How to Start Calculating Your Profit

Once you think you have a good grasp on the charges you can expect it will be much easier to estimate your sales proceeds. First, you should consider the value of your home. The home’s location and market conditions will factor into this, as well the overall quality and upkeep of the house.

Trying It on Your Own

Determining a fair market value for your house can be done in a few different ways. One easy way to do this is to hop online and take a look at what similar houses in similar areas are selling for. For the most accurate results, try to focus on houses that have sold within the last six months. The more recently they’ve sold, the more relevant this information will be for you.

The problem with this method is it’s not completely accurate, and your estimates could end up a little out of whack, which is one reason you may want to consider a realtor’s help.

Loan Payoff Quotes

In addition to a realtor, your lender can also help you determine your potential earnings by providing a loan payoff quote. Your loan payoff may be different from the remaining loan balance you’re used to seeing on your monthly statement. That’s because a loan payoff may also include any owed interest or closing fees that will be expected of you when you sell. Keep in mind that these quotes are usually only good for 30 days or less.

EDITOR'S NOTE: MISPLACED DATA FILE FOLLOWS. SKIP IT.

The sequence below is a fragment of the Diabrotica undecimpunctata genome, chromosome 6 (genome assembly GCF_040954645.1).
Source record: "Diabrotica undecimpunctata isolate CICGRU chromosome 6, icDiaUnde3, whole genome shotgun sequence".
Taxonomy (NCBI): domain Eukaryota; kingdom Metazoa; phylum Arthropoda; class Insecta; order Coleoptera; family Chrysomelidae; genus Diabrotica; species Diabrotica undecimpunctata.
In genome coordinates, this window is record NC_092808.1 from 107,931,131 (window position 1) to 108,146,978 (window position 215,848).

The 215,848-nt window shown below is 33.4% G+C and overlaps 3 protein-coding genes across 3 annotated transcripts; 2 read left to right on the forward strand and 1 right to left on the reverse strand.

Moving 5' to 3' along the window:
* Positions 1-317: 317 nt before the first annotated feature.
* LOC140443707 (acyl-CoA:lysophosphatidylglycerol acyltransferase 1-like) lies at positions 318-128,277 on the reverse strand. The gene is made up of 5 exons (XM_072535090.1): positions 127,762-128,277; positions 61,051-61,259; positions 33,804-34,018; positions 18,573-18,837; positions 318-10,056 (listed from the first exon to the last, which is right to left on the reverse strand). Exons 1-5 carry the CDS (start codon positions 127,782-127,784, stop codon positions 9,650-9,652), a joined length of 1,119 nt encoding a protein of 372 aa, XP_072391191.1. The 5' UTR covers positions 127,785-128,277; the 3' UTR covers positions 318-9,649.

Prepayment Penalties

When you talk to your lender, you can ask them about any prepayment penalties for the loan. Not every loan will have this penalty. For houses that do have this penalty, it’s usually designed with just the first few years in mind. This means if you’ve owned your house for a while you probably won’t have to worry about it.

The goal of a prepayment penalty is to allow a lender to recover the interest charges they’ll lose out on when you close out the loan during the sale. While this penalty doesn’t apply to everyone, it is worth asking your lender about it just in case. The penalty may be calculated by either a percentage of the interest you still owe or a flat rate.